I know those words don’t seem to be in the right order but then this winter hasn’t been very orderly either! Now despite the surprise that most Canadians express when it appears, the season of winter is a given here in the Greatish White North. It has been since the ice bridge brought the first peoples over 6,000 years ago (I got this figure from a Bible-based website so live with it!) Which is why it always surprises me when people complain about weather delays when travelling – but that is another story.
Back to my main theme – this has been one of the strangest winters I can recall in my seven decades. It was abnormally warm most of October and November and there was no snow until just before Christmas. We had a white Christmas but by Boxing Day warm weather made for a slushy grey Boxing Day. Then the “weather bomb” brought truly Arctic temperatures to most of North America for Christmastide. Here on the Island it was -35c (-31f) with winds up to 135 km/h (85 m/h). This was followed by heavy dumps of snow as the temperatures became a sub-sub-tropical -10c (14f). In the past few days the temperature has risen to a sub-tropical 11c (52f) and great puddles of water and brown winter lawns are more common than piles of pristine snow. However never fear winter is returning and in some places the temperatures are predicted to plummet more than 25º within a few hours.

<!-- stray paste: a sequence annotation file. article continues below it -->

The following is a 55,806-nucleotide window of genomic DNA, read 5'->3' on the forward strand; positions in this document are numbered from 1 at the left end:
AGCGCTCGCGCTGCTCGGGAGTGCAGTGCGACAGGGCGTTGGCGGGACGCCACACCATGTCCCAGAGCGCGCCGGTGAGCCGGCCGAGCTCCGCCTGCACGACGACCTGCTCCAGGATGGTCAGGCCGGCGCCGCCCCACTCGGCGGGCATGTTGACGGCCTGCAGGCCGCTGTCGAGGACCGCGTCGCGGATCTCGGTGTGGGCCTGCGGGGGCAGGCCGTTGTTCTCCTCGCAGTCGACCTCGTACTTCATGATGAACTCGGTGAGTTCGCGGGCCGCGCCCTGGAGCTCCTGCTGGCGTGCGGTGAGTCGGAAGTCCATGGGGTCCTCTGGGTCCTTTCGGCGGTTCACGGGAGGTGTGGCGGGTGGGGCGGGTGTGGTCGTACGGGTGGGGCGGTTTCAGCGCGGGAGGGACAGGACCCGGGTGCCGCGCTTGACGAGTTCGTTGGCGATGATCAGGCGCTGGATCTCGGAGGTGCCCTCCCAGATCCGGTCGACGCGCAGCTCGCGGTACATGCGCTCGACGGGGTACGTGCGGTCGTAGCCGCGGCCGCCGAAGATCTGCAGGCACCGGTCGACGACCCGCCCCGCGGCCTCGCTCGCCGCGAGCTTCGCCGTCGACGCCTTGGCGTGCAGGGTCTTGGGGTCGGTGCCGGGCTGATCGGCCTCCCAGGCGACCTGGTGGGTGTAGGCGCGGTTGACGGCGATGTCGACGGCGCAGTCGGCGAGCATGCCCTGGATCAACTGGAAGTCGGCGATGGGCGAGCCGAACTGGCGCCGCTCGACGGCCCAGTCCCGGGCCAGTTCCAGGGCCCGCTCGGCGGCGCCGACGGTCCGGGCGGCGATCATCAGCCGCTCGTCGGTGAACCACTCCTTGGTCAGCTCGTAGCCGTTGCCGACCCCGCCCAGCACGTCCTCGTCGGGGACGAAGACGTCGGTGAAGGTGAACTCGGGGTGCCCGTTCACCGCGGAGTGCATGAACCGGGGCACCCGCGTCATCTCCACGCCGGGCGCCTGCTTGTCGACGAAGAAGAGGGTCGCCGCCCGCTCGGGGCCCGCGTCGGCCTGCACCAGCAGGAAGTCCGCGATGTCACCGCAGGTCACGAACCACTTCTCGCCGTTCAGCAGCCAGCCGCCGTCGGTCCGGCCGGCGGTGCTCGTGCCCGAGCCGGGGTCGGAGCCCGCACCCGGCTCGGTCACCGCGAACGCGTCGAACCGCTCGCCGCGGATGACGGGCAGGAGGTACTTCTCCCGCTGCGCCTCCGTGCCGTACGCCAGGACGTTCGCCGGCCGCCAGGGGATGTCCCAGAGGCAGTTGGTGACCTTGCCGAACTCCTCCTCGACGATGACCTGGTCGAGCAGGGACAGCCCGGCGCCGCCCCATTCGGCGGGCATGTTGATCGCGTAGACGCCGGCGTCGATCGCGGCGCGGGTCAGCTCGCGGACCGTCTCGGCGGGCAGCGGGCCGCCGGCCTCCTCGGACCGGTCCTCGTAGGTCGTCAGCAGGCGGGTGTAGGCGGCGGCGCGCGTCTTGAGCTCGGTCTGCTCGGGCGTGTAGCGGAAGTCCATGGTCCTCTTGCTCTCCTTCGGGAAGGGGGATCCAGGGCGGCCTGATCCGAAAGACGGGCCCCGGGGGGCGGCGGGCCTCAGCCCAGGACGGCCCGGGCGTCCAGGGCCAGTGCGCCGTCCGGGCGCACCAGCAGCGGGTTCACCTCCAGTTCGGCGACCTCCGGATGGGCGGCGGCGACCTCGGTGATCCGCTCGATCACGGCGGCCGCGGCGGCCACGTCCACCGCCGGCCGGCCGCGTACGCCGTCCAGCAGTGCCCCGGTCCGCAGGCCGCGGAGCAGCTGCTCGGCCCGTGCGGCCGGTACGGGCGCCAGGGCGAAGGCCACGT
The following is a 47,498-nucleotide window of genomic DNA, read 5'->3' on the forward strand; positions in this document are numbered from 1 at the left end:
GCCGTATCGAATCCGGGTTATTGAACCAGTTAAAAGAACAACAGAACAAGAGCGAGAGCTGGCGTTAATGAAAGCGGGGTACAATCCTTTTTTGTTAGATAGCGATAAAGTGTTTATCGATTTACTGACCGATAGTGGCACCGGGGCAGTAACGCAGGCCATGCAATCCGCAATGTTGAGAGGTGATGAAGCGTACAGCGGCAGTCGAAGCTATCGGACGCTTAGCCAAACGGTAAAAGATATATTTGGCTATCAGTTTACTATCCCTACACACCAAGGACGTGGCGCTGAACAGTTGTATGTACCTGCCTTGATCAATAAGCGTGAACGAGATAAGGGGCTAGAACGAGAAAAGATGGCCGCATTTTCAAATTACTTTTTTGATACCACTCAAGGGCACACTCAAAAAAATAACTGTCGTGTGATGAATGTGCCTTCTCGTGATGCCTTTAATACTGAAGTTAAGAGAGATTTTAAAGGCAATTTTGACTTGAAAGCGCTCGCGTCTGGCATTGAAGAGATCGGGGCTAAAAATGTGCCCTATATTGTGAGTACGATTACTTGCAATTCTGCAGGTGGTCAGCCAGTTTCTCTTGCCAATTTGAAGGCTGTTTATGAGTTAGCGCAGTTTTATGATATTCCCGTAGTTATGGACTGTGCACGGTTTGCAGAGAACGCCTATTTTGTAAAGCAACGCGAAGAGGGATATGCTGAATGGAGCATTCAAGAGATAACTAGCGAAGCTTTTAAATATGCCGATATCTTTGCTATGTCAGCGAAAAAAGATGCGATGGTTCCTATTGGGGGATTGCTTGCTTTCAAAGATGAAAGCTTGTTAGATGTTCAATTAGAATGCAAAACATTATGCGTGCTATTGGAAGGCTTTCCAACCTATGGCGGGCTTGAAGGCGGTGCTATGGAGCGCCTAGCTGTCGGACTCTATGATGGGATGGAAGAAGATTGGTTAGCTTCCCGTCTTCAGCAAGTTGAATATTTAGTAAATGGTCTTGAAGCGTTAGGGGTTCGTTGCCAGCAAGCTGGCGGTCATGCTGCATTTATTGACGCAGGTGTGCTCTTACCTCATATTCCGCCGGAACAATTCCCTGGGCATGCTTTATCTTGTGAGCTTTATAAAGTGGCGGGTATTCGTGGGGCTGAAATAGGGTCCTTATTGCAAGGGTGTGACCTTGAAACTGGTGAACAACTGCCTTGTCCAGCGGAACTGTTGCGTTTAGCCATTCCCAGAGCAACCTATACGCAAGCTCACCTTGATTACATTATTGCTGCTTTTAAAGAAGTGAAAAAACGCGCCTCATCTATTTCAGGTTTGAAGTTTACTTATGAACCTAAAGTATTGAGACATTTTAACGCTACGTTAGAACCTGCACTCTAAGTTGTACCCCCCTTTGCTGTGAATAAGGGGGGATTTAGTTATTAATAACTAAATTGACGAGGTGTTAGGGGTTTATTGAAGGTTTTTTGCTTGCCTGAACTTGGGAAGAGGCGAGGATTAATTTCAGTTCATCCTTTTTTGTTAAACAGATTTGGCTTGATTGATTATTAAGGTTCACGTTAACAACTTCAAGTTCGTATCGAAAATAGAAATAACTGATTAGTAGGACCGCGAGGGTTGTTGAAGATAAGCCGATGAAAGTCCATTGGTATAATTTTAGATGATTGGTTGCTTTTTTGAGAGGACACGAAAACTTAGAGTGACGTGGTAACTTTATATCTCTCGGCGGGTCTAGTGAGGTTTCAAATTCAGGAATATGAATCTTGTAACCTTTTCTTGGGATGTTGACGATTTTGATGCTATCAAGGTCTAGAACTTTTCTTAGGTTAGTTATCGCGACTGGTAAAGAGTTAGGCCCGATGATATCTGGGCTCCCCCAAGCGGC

However there are still moments when that well-worn cliche “a winter wonderland” does apply. As an example yesterday pilot Paul Tymstra was flying into Charlottetown; as he came over the Abegweit Passage, the narrowest part of the Northumberland Strait, he noticed the unusual ice patterns created by the movement of ice flows passing under the Confederation Bridge. (Left click for a closer look!)
Aside from the beauty of this photo it also gives an indication of the engineering of the 12,900 metre span. Apparently there are ice shields on the pylons that act as cutters or as one commentator suggests “a giant bread slicer”. Tidal movement at that narrow point can be up to 7 km/h and more if there is a strong westerly wind blowing.
It’s only a coincidence but the pattern is almost like the patchwork of fields and roads you see as you come over the Island. Unfortunately I was unable to come across a photo that would compare the two but I’ll continue searching.